Monday, October 3, 2011

we delivered.... 1st place at the XC National Championship

Lately I have been absent from this blog because my mood was terribly low... no point to afflict others with the stories of my injuries, etc, etc...

I also know that I still have to make a detailed report about my visit to StrideUK and explain why I am inured and how I am trying to solve it (especially because the case might be interesting also for many other readers).
So this week I will try to clean up all the overdue...

without dwelling into all the details, the tightness in the glutes obviously ended up also "killing" my back...
so I basically did not run for 10-15 days while I was doing my sessions of acupuncture, massage, etc.

Now... the fact was that I was entered as one of the 6 man team for our club into the Hong Kong Cross Country Championship, to be held on October 2nd. So I really felt the pressure to be there and contribute points to the team. 
Moreover, the idea of our young club reaching the podium of the championship was giving me extra-motivation to give it a try.

After 15 days of no running, last Thursday I went for a jog and it was painful everywhere.... those 6km felt harder than a marathon and I was really thinking to quit running altogether because it did not really make sense to hurt my body further.
Friday so I ended up for another session of treatment at the local clinic and endured very deep tissue massage and a session of acupuncture with at least 10 needles placed in the back and in the leg...
Saturday I tried another easy jog and felt better, but running at 5'/km with the HR already at 150bpm did not really hint into a good state of fitness...
To patch up the different ailments, I took a good dose of pain-killers and muscle-relaxants to keep the glutes at bay for the race...

On Sunday morning, I really felt energized... we were there, with our "azzurro" jerseys, ready to take over to more established teams, but I felt confident because our club has a great depth and we had at least 4 runners capable of a Top10.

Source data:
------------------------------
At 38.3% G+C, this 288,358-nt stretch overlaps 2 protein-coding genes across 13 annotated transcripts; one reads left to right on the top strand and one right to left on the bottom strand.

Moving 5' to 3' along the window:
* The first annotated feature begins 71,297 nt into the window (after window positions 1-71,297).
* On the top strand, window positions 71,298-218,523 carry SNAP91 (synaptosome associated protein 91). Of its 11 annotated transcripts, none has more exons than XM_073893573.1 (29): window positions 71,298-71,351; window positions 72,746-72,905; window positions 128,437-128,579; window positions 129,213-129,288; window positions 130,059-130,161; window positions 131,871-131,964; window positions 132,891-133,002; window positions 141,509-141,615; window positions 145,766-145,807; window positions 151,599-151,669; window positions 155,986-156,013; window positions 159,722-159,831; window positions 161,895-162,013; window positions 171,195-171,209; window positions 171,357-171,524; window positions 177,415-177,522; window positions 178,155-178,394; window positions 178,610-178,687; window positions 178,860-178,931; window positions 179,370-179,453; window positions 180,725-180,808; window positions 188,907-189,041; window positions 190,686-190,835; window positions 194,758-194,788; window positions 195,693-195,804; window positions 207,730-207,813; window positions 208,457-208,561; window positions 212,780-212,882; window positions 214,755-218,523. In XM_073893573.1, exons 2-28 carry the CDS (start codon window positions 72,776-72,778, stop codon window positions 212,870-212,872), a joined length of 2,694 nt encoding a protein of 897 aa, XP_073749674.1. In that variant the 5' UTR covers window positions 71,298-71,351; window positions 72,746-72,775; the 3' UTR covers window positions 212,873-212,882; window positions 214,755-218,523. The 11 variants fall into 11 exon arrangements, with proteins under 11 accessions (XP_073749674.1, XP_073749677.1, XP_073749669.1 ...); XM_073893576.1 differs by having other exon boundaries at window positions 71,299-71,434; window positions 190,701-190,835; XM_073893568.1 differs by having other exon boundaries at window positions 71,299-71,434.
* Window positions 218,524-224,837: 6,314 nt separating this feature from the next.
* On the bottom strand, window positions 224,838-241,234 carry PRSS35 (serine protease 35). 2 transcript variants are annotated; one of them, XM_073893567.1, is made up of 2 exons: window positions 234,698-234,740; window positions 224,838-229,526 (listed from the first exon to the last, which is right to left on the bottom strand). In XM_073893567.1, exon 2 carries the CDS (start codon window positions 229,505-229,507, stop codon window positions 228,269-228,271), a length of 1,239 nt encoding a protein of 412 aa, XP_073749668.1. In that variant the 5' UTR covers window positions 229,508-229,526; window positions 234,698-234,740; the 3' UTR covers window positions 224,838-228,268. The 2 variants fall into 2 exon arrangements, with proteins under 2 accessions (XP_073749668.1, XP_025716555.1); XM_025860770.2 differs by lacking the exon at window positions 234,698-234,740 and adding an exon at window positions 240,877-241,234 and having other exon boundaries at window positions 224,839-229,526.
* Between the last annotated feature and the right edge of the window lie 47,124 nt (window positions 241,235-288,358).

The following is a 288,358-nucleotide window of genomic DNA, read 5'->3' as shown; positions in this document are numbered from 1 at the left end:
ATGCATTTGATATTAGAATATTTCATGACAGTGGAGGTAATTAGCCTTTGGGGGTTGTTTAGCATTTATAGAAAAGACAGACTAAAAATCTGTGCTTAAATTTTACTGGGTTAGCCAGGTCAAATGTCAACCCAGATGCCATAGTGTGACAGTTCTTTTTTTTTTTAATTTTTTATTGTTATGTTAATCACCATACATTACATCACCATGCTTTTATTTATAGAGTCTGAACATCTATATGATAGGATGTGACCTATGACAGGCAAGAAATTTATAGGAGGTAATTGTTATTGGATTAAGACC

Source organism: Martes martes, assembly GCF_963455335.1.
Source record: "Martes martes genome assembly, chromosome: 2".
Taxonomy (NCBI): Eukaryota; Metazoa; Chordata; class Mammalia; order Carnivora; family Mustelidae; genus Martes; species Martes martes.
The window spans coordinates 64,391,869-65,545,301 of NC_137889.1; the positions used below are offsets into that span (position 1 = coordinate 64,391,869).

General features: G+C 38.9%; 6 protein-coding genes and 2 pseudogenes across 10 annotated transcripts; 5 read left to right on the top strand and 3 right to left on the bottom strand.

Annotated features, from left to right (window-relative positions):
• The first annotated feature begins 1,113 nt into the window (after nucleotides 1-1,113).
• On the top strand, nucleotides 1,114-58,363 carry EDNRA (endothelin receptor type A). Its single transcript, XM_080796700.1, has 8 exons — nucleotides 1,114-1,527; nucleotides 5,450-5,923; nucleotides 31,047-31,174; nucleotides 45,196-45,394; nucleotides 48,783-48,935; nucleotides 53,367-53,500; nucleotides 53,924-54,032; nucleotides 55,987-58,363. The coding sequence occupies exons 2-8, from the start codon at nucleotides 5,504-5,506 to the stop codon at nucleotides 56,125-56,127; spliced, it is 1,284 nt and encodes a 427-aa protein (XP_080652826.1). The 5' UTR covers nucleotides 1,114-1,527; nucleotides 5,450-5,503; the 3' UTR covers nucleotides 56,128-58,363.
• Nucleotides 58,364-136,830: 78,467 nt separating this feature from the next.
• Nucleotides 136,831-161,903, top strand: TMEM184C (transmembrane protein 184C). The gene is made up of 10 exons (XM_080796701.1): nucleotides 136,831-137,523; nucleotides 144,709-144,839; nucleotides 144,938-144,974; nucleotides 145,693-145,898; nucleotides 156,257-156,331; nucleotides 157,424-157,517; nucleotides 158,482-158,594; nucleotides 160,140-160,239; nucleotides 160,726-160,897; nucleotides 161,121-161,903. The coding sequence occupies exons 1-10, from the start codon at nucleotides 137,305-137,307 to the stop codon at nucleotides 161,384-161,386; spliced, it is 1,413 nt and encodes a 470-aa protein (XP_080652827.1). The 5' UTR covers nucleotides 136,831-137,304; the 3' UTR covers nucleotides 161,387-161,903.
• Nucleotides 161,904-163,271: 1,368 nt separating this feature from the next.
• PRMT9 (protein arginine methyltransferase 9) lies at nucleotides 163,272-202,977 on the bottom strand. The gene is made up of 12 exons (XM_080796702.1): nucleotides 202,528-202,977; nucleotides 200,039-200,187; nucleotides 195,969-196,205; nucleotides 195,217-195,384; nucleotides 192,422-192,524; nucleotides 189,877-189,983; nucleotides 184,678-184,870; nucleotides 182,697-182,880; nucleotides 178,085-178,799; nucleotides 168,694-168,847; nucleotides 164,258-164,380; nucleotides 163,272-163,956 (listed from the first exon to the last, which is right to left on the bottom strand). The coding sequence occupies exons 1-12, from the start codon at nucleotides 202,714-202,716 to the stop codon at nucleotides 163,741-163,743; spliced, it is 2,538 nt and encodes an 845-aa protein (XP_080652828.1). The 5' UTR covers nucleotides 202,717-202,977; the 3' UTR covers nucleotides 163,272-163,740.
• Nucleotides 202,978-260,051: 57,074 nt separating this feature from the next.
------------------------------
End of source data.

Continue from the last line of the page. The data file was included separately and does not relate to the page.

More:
How many years without running a XC race...? at least 15... and at least 25 from my last team XC at school... 

On top of everything, the weather in the past few days has been awful, with heavy rains and a thypoon: so the course was MUDDY... really muddy, with large patches of flooded grass... honestly I was salivating to the idea to make a real XC, albeit my poor conditions...

Anyway, we start hard as in any XC... but I want to be really conservative because on that course the last lap is going to be very long . 
While in front my team mates were doing a terrific race, my personal challenge was to finish the 3 laps without blowing up too much and run as smarty as I could...
In the last lap the soil has totally loosened up and in some patches my feet went 20cm in the mud... in one section I peeped my Garmin and noticed that I was running at 4'/km while being at full effort to get out of the mud...

My honest performance was good enough to grab the 2nd place of the Master, well behind my teammate Curtis and few seconds ahead of the 3rd.
But the real deal was the awsome performance of David, Colin, Stefano...
They ended up 2nd, 5th and 6th overall with Curtis just few positions behind...
The race was won by the Kenyan Thomas Kiprotich while the Ethiopian Aboye was third.
So David really eventually pulled out a great race, after suffering for months for different ailments...

Our team won the Team Championship by a large margin versus TWAC and WAC , 2 of the most established clubs in HK.
Really a huge pride in winning it... we are a small club, just founded 14 months ago and we really emerged as a top local club in few months, thanks to the dedication of all the runners.

Team podium
Once the pain killers pills weathered off... I felt again awful, but the sweetness of the days really deserved it...

Masters' podium

Wednesday, September 21, 2011

This is not a torture in Guantanamo...

Acupuncture with electric stimulation...
I guess that relying  to my TENS machine from Compex might be more or less the same effect.

Blog post done live with needles in...

Sunday, September 11, 2011

Acupuncture ....beyond belief

Friday The back was aching so much at I eventually decided to pop into the "physical therapy" clinic in Dongguan.
Honestly speaking, my confidence in the medical care services in Chna is low.... Knowing how most things work in China is enough to make me doubtful whether the doctor in charge might have actually gained his degree properly or via some backdoor arrangement.
Also because any public institution cares about avoiding an unsuccessful handling of a foreigner, the response can drift in 2 opposite directions: